The Hog Farm

June 3, 2024 By: Richard Donnelly

In bluff country one stumbles on isolated taverns sitting there for no good reason. These are typically at the intersection of bridge and creek. The wading fly angler, bug-bedeviled and leg-tired, finds himself drawn to a battered Pabst Blue Ribbon sign the way a brown trout rises to a well-presented light Cahill.

Johnny Cash on the jukebox? There’s the hook-set.   

One of my favorites is Judy’s Bar, upstream of Glenwood Falls. Inside it is dark and cool. You consider the choices. You can’t beat an ice-filled pint of Coca-Cola, followed by deep fried cheese curds. The waitress is a brunette of forty, heavy, dark of eye, who calls you honey. There is a lot to love in bluff country.

I discovered Judy’s last year, and make it a regular stop. One day as I propped my fly rod against the rail I noticed the waitress throwing scoops of what looked like dog food into a pond. I asked what was up.

“Feedin’ the trout,” she said.

I looked in. It was a spring pond, the banks reinforced with limestone riprap. At one end an overflow of gin-clear water tumbled over rocks to the river. Rainbow trout, huge ones, circled and snatched at pellets. “They look hungry,” I said.

“They’re always hungry.” She emptied the last of the bucket.

“How did they get here?”

“I don’t know. One day we saw fish, and we’ve been feeding them ever since.”

I put a hand in the water. It was ice cold. It didn’t take much to figure out what happened. Trout, being great travelers, had migrated during a period of high water. “Can they get out?” I asked.

“Why would they want to?” she said.

I didn’t know. I’ve spent the better part of my life trying to figure out what a trout would or would not do.

I followed her inside. “How’s the fishing?” she asked. I must look like a trout angler. But then everyone in Judy’s does. We wear battered caps and olive work shirts with cigars poking out of pockets. Both men and women. My waitress put down a basket of cheese curds. “Honey, if you want to catch trout there’s a mess of them under the bridge.”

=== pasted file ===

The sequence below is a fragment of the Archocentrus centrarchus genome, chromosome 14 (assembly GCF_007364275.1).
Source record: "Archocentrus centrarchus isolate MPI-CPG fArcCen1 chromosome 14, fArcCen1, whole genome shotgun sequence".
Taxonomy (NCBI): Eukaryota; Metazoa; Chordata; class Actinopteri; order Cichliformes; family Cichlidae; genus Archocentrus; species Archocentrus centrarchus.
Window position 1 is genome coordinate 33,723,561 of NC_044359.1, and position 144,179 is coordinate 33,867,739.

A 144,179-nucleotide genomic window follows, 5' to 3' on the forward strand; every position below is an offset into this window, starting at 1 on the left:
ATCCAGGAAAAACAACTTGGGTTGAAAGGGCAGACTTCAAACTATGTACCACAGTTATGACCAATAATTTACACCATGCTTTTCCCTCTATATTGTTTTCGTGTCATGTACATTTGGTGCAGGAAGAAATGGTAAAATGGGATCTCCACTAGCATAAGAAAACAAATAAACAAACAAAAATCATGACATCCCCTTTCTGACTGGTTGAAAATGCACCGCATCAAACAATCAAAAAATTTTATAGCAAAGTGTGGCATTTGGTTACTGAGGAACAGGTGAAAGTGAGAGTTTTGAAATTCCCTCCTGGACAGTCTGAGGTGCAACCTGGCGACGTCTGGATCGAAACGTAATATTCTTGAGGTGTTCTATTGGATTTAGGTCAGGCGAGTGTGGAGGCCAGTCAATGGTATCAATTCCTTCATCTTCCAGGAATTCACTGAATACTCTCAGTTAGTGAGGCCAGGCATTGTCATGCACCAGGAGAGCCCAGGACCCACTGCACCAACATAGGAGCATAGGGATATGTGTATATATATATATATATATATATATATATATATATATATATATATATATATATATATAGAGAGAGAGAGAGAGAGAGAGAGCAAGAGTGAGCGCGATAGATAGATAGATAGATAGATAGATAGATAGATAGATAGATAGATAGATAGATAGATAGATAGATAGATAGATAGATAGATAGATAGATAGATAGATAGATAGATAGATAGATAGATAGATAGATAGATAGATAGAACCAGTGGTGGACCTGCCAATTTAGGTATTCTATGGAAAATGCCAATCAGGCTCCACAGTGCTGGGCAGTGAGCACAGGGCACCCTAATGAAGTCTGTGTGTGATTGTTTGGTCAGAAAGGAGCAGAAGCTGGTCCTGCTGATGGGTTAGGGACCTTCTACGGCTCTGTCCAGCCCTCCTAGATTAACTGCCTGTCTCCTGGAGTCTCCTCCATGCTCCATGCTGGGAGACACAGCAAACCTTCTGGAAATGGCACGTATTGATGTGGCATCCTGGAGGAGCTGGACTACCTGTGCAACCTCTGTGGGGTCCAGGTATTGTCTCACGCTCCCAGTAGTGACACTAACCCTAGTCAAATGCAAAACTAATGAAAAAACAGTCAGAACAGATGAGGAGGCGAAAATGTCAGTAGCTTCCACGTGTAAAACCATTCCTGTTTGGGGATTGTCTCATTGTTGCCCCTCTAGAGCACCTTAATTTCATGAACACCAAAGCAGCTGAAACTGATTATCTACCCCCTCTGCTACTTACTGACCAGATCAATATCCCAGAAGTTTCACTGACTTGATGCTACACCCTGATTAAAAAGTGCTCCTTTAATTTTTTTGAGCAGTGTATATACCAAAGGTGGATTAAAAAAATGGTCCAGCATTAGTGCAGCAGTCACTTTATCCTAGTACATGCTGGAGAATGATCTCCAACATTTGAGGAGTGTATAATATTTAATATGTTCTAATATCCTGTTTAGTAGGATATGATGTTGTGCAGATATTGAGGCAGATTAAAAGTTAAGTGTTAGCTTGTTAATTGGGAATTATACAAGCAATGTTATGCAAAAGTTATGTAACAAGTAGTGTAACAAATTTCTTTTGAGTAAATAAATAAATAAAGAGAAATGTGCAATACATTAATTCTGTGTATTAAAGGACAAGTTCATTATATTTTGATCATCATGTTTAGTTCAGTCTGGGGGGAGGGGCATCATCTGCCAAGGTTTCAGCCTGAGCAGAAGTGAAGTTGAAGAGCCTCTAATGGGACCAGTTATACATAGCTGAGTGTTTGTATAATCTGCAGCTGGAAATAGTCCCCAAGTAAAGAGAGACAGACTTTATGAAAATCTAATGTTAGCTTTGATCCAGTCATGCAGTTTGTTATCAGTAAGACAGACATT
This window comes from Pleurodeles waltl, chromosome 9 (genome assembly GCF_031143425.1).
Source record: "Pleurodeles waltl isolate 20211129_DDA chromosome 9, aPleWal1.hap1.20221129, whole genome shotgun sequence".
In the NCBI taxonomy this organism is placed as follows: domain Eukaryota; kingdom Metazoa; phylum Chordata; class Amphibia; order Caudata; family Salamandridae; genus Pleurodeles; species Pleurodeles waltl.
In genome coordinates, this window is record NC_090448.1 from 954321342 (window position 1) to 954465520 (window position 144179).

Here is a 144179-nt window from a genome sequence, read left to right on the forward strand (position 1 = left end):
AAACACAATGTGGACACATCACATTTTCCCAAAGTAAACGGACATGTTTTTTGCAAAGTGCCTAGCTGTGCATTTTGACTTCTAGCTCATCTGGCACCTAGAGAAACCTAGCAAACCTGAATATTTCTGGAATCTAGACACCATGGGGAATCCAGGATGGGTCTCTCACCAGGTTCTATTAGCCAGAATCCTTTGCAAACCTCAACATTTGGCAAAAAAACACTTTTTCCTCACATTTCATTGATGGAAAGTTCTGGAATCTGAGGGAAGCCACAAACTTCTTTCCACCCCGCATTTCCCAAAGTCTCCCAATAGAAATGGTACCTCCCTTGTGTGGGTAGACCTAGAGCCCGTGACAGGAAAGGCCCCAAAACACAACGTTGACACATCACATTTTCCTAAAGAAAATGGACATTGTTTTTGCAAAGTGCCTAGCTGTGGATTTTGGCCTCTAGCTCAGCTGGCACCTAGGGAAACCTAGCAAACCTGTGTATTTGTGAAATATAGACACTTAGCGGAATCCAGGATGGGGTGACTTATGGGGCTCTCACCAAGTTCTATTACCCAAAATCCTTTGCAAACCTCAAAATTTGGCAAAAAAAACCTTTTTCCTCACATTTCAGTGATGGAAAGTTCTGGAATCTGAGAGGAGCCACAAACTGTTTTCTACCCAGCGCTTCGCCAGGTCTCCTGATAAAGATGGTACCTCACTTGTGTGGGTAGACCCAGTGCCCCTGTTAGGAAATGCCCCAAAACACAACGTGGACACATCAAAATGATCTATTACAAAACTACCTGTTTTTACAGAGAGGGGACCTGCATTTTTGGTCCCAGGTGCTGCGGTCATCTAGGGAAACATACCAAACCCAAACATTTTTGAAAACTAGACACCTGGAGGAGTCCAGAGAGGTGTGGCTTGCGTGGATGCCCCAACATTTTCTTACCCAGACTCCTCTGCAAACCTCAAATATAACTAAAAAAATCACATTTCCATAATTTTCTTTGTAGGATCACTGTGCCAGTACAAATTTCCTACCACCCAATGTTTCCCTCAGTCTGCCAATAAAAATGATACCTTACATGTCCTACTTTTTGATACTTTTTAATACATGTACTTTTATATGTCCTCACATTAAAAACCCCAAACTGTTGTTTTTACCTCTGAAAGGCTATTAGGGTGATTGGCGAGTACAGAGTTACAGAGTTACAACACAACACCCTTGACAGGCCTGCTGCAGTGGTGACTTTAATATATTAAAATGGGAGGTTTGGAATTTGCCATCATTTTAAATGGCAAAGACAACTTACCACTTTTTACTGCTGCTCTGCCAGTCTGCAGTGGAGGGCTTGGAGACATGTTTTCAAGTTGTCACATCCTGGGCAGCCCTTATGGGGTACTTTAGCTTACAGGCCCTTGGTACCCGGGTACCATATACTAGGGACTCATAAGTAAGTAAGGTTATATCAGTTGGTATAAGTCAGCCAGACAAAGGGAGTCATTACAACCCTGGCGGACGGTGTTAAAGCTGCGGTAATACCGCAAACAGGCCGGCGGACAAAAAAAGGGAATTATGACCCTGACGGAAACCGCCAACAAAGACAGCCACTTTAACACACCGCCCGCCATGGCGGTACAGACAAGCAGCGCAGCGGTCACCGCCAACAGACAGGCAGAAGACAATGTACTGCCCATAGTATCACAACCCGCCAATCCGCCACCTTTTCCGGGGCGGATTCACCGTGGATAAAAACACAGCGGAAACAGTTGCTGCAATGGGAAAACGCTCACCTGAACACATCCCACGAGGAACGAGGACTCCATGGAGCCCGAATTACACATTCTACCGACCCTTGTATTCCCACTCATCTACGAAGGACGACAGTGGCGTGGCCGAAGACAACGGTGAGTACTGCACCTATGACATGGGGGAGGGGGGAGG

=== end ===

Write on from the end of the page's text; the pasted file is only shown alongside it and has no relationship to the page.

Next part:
“What bridge?”

“The one right there.” She pointed. “Big ones, too. Just like in the pond.”

I had no more questions.

“Get your net!” my brother yelled. He pulled in line, working the trout into a knee-deep pool. I stepped ahead and scooped up an 18 inch rainbow.

“Got him,” I said. I was doing more guiding than fishing.

“He’s big,” Neil said, reaching in and unhooking him.

They get bigger.”

Using a Royal Coachman dry fly, he cast under the bridge. Takes were rare. After a few more casts I stopped him. “Here. Tie this one.”

“What is it?”

“A flashback bead. Tungsten.”


“It’s heavier. A lot heavier. It will fall through the water column to where they forage.” Water column? Forage? I was getting real guidey.

I tied it for him and checked knot strength. Neil cast into the shadows. The second cast straightened his line. “I’m hung up.”

I watched his line. “That’s a fish.”

Neil hauled back and a rainbow, sides flashing, leaped from the water. A good angler, Neil simply waited. Tiring, the fish swam into shallow water. I stepped ahead with my net. He shot away. Then did figure-eights. I soft-stepped from behind and dipped him up. A twenty-two-incher! Maybe bigger! We released it.

My brother took two more from the same spot, all big. He hooked a third. “It’s a hog farm!” he yelled.

Someone walked along the bridge. It was my dark-haired waitress. She carried a bucket. Stepping right up to the rail she dumped pellets into the pool. She didn’t notice us until the water, churning with feeding fish, subsided.

 “You boys catching anything?” she called.

“A few,” I said.

 “It’s feeding time. These boys are starved.”

I guess so.

We quit fishing. You can’t compete with ten pounds of trout pellets.

 “We never did keep any trout,” Neil said. We walked across the bridge and up to Judy’s Bar. “I wanted fish for dinner.”

“I don’t believe you’ll have any problem.” I pointed at the window. “Friday Fish Fry. All You Can Eat.” Then underneath, “Happy Hour All Day.”

Gotta love a country tavern. We propped our rods against the rail and walked in.